|About the project |
The Singapore Academy of Law’s Law Reform Committee considered whether Singapore should accede to the Hague Convention on Jurisdiction, Applicable Law, Recognition, Enforcement and Co-operation in Respect of Parental Responsibility and Measures for the Protection of Children 1996. The Convention seeks to resolve challenges raised by cross-border family disputes by addressing the law in the following four areas:
(a) Jurisdiction. Under the 1996 Convention, the State of the child’s habitual residence (if it is a Contracting State), will ordinarily have pre-eminent jurisdiction to deal with cases relating to the child’s welfare. There are also other bases for jurisdiction for urgent measures or where another State may be better placed to deal with the child for defined reasons.
(b) Choice of law. A State applies its own domestic law when it exercises jurisdiction under the 1996 Convention. However, if the State has to address a specific issue relating to the determination or termination of the scope of parental responsibility, it will apply the law of the child’s habitual residence.
(c) Recognition and enforcement of orders. Orders made by a State exercising jurisdiction under the 1996 Convention will be automatically recognised or enforceable in other Contracting States.Recognition and enforcement may only be refused in limited circumstances.
(d) Co-operation. The 1996 Convention provides means for Contracting States to work with each other to achieve its objectives. Requests for co-operation and information in respect of children in
Contracting States will be channelled through the Central Authority appointed in each Contracting State. However, most of these obligations are voluntary and not compulsory. The 1996 Convention establishes a formal framework for such cooperation.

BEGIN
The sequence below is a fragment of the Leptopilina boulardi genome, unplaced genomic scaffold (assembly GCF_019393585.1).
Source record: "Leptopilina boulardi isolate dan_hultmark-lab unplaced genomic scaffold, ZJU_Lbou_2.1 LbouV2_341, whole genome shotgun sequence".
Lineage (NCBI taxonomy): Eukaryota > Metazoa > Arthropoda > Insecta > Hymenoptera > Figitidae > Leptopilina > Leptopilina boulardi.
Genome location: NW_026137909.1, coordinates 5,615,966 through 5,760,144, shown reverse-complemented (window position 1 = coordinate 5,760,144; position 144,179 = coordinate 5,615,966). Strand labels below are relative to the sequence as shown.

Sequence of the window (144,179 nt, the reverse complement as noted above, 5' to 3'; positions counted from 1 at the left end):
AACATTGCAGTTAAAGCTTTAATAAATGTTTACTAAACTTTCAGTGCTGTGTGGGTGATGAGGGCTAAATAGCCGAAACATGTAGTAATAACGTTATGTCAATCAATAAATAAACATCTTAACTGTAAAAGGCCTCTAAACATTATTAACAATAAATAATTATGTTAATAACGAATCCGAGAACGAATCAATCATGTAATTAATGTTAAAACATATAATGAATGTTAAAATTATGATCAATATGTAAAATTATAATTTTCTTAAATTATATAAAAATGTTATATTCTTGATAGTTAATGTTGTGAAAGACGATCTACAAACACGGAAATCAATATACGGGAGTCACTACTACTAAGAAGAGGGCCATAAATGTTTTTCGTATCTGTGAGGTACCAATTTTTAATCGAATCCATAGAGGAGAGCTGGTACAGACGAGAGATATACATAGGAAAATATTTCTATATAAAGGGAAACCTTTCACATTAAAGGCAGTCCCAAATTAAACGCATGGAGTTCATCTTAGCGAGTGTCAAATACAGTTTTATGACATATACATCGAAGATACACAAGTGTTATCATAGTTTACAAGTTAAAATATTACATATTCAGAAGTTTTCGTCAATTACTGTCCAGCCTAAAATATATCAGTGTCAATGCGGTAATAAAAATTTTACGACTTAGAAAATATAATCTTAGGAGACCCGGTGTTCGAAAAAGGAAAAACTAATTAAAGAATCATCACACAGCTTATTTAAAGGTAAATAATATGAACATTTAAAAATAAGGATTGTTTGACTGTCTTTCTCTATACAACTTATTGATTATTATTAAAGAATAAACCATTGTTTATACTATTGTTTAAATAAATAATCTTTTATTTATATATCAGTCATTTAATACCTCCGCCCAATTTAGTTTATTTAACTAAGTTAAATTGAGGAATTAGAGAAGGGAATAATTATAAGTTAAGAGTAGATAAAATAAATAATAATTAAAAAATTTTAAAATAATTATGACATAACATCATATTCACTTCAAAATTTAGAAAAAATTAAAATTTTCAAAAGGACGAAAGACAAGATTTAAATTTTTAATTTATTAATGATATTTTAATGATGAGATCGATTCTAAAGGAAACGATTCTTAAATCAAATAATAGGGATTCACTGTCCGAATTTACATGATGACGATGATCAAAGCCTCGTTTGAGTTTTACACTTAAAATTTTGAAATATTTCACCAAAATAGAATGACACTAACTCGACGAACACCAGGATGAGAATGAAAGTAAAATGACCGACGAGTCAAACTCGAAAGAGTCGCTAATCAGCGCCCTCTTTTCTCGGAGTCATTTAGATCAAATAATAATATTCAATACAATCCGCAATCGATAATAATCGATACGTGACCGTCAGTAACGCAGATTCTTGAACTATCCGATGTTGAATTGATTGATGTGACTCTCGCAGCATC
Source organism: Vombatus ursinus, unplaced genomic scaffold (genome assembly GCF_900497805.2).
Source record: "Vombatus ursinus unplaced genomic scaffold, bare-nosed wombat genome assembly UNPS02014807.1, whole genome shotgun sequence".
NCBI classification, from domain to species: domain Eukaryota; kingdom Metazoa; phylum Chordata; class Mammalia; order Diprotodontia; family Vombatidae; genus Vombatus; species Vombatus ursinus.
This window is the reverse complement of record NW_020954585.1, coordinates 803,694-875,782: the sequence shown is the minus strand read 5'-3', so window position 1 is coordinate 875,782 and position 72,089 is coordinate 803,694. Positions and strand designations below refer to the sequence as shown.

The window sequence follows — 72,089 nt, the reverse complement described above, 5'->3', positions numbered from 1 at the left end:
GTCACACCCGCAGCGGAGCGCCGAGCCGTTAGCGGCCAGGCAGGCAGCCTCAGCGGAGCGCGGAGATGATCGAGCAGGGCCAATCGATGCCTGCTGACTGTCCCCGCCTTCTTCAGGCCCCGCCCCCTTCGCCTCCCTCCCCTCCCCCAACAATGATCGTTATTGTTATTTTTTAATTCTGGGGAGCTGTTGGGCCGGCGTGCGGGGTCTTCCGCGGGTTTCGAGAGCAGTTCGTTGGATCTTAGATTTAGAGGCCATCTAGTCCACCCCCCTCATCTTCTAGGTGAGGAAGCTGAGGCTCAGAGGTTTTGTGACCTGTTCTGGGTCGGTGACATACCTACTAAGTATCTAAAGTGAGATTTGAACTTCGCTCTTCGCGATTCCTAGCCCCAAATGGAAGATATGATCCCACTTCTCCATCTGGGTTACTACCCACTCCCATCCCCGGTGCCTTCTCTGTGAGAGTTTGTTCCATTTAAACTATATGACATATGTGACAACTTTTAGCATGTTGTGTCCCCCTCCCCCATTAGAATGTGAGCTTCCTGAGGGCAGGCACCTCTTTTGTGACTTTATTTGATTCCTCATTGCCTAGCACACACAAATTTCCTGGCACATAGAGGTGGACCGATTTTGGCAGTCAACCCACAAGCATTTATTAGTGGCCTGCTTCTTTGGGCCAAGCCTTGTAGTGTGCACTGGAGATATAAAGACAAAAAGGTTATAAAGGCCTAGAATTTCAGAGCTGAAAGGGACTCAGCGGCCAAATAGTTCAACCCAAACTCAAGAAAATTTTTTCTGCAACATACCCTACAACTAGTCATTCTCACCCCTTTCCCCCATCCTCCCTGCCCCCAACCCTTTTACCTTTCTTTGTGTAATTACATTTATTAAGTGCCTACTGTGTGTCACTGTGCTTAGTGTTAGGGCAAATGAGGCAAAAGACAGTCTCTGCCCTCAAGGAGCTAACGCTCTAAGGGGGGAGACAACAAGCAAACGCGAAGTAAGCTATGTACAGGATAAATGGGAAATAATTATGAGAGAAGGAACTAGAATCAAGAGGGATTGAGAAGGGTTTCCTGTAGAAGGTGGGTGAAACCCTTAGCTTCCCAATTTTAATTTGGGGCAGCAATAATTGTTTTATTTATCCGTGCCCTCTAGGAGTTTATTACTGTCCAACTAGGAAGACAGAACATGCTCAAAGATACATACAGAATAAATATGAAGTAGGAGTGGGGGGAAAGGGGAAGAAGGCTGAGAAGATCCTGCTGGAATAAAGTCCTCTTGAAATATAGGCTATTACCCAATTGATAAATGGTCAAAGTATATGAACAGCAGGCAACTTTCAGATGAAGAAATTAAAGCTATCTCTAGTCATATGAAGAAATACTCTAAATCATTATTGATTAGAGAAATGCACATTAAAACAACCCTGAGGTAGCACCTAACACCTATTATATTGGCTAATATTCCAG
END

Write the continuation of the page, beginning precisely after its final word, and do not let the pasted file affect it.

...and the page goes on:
The Committee recommended that Singapore should consider acceding to the 1996 Hague Convention. Among other things, it felt that the Convention increases clarity and certainty as to the pre-eminent
jurisdiction in a multi-jurisdictional dispute, which will obviate a race by parties to request multiple courts to exercise jurisdiction over the same child for technical advantages in litigation. Once jurisdiction is met, there is automatic enforcement and recognition in all Contracting States. This will mean that Singapore orders will be recognised and enforced in all Contracting States, even though Singapore courts will then have to recognise the orders of other Contracting States. Moreover, the Convention furthers the best interests of children through its clear child centricity in its approach and range of reliefs.
Project status: Completed
- The report was published in August 2017.